On Love, Laughter, Sushi & Dementia

Posted on March 17, 2017

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Last night, I had an intense experience of what it means to facilitate a meaningful activity for people living with dementia.

Dementia is sometimes a condition of constant losses. People lose their ability to work, drive, cook, use public transit and be independent, contributing people in their relationships. People lose the ability to initiate and enjoy the activities they always loved. I see people’s self-esteem getting deeply impacted. These losses are especially significant for people l/w Young Onset Dementia as they may be in their 30s, 40s, 50s and 60s!

At The Boomers Club*, we try to negate the feelings of loss. Our activities are based on two things, (A) Does it exploit the existing capacities, and (B) Is it fun? We also allow our volunteers and participants to recommend activities.

At the recommendation of a volunteer, we organized a sushi-making session that took place last night. Our very talented volunteer, Allie, shopped for the materials required and prepped the rice at home.

We’d set up a fabulous 10-mat station. The excitement and trepidation were palpable. I had to actually ask the participants to be quiet so that they could hear Chef Allie give instructions. And as she began to speak, dementia left the room. Enter concentration, focus, determination.

C7Eyn1zVAAAJTI-As participants began to pat out the rice and add yams, avocados and seaweed, I could see their eyes widen with curiosity of what lay ahead. And as they began rolling up, I could see the jubilation and celebration intensify. There were smiles, high-fives and hugs all around. We cut them out and put them in plates. The wasabi, soy sauce and mayo completed the gastronomic experience. The final product was yummmmmmmy!!

C7EyzLbVsAAcM1sWhat struck me was the patience and interest demonstrated by the participants. They encouraged and admired each other’s work. People tried each other’s rolls and compared the minuscule differences in approach.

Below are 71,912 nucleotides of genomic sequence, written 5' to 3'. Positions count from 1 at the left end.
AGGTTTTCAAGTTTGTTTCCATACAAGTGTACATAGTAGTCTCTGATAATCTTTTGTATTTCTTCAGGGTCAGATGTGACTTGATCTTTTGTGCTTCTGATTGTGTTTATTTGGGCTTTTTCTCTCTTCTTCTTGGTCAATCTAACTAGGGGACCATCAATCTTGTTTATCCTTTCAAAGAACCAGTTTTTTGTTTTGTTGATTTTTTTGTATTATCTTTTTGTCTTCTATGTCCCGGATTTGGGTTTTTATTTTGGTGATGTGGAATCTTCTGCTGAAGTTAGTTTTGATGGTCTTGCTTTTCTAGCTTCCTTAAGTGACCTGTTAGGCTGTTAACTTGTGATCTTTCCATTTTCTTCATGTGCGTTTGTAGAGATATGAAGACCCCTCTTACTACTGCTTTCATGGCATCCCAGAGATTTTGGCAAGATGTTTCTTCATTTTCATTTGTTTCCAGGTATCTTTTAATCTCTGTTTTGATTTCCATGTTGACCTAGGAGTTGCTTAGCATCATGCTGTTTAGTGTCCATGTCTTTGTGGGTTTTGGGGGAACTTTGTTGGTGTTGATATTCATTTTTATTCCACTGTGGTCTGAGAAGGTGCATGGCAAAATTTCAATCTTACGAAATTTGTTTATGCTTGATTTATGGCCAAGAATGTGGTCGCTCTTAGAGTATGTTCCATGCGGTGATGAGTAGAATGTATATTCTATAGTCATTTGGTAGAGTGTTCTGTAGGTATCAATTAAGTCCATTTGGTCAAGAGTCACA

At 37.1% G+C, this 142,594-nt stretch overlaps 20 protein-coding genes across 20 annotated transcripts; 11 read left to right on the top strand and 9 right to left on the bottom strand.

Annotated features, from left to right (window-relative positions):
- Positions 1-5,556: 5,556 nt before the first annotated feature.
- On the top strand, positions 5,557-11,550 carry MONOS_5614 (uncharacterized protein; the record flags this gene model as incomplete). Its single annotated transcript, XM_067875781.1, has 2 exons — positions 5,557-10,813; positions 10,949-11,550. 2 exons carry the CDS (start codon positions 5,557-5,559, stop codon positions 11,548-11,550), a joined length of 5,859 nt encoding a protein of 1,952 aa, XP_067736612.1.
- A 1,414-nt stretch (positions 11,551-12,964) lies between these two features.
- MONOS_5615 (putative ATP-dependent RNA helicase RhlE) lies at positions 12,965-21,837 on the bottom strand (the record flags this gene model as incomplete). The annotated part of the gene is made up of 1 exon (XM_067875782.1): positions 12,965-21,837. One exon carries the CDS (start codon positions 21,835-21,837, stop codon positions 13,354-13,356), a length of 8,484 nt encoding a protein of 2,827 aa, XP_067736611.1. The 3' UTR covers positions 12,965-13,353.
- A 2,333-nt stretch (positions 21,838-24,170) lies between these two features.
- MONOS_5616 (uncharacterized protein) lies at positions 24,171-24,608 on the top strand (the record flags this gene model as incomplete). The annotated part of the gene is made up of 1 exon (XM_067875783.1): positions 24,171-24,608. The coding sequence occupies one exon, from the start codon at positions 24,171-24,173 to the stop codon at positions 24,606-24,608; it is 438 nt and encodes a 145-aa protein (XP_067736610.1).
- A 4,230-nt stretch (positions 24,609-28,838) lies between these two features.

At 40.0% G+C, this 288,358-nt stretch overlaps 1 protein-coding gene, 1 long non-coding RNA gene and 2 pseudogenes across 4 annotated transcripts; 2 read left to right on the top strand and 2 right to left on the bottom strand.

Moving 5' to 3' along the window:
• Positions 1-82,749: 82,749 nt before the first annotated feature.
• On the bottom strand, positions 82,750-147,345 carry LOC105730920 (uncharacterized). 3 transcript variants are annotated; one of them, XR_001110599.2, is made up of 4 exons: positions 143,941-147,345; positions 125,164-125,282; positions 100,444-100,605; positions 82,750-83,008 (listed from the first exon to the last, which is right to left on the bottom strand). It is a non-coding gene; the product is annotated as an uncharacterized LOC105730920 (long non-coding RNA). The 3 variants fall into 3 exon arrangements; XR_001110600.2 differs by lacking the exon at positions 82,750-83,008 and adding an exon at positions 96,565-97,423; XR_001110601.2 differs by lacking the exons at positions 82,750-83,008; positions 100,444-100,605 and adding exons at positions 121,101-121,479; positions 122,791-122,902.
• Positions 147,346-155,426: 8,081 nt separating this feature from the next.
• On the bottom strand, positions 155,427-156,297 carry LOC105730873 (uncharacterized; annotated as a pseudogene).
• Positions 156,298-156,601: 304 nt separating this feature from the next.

Here are some of the things participants l/w dementia told me after:

“I love being here. This feels like second home. Thank you for having me!”

“Can I please have the step-by-step recipe? I would have never believed I’d eat all those ingredients! It’s yummy!”

“I have never had anything like this before! It’s so good!”

“Usually when I cook, I mess everything up. I burn things.”

“What are we making next time?”

One of the participants, she is new-ish to the group, helped clean up the entire place. She kept saying, “This is the least I can do!”

The number of thank yous and hugs and smiles were deeply rewarding. Chef Allie got a standing ovation from our crowd!

Here’s why the activity worked:

  1. It was simple.
  2. The lead volunteer was well-prepared.
  3. There was enough help readily available.
  4. Food brings people together.
  5. There was a clear beginning and an end.
  6. There was a sense of accomplishment.
  7. They could eat their hard work!
  8. It focussed specifically on a capacity that they may have lost and allowed them to feel good about themselves.
  9. It was tactile.
  10. It was guided.

Thank you to our volunteers Allie and Cassandra for making this event a smashing success!

{About The Boomers Club: It is a wellness program for people living with Young Onset Dementia (under 65) and their care partners. In the spring and fall, we meet weekly for 8 weeks. The rest of the year, we meet monthly. This group is ever growing (in numbers) and ever evolving (in operation) based on the individual and collective needs of its participants. We organize a lot of fun activities like drumming, laughter yoga, etc., and play a lot of games. We also have a component of exercise to encourage participants to move. Contact the Alzheimer Society of Toronto at 416.322.6560 to know more}

 

 

 

 

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Posted in: Dementia